Thursday, December 1, 2011

Urban Jungle: Plans to Make the Eiffel Tower "Green" Upset Parisians

"Oh La La...As beautiful as I am, I could use a little tinkering..."

Plans to make one of the world's most iconic landmarks "ecologically correct" has caused outrage throughout France.

The €76 million plan involves covering Paris' famed Eiffel Tower with over 600,000 plants and flowers, completely transforming the steel structure into an "urban jungle". The controversial plan has sparked debate among Parisians who view the tower as not only an important cultural symbol for their beautiful city, but for the entire nation of France as well.

Ginger, an engineering company which specializes in ecological projects, will work with the building firm Vinci and architect Claude Bucher on the plan, which is due to be completed within the next few years. The company will see the 1,063ft tower turn into a flagship of eco-tourism, introducing thousands of baskets of plants, as well as a state-of-the-art irrigation system made up of over twelve tons of rubber tubing. The company estimates that the structure will give off 84.2 tons of CO2 and absorb 87.8 tons, making it the world's first ‘carbon positive’ landmark. The expensive plan has also been criticized by citizens, many pointing out the needless expenditure at a time when Europe is battling with a crippling debt crisis.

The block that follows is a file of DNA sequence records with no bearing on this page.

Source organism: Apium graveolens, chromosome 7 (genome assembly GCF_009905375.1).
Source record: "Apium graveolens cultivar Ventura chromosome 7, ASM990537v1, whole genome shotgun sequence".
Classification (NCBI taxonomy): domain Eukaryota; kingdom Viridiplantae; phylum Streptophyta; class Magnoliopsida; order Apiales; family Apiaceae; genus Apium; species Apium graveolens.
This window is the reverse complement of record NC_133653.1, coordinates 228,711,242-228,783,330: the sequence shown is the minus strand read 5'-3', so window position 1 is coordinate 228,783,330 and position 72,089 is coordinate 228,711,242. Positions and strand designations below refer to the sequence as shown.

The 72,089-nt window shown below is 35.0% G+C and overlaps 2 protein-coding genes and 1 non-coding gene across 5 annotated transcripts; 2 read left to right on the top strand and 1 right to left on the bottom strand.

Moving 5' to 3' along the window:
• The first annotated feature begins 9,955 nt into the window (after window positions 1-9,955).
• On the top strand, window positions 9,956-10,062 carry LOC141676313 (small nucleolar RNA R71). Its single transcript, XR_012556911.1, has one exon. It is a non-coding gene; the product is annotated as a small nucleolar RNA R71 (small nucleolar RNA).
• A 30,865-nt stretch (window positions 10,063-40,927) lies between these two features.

The tower originally sparked controversy when it was first constructed in 1889 by famed architect Gustave Eiffel, who also designed New York's equally iconic Statue of Liberty. The tower was built for Paris' World Fair, and was not popular at the time of construction, inciting critics to call it a "hideous blight upon the world's most beautiful city".

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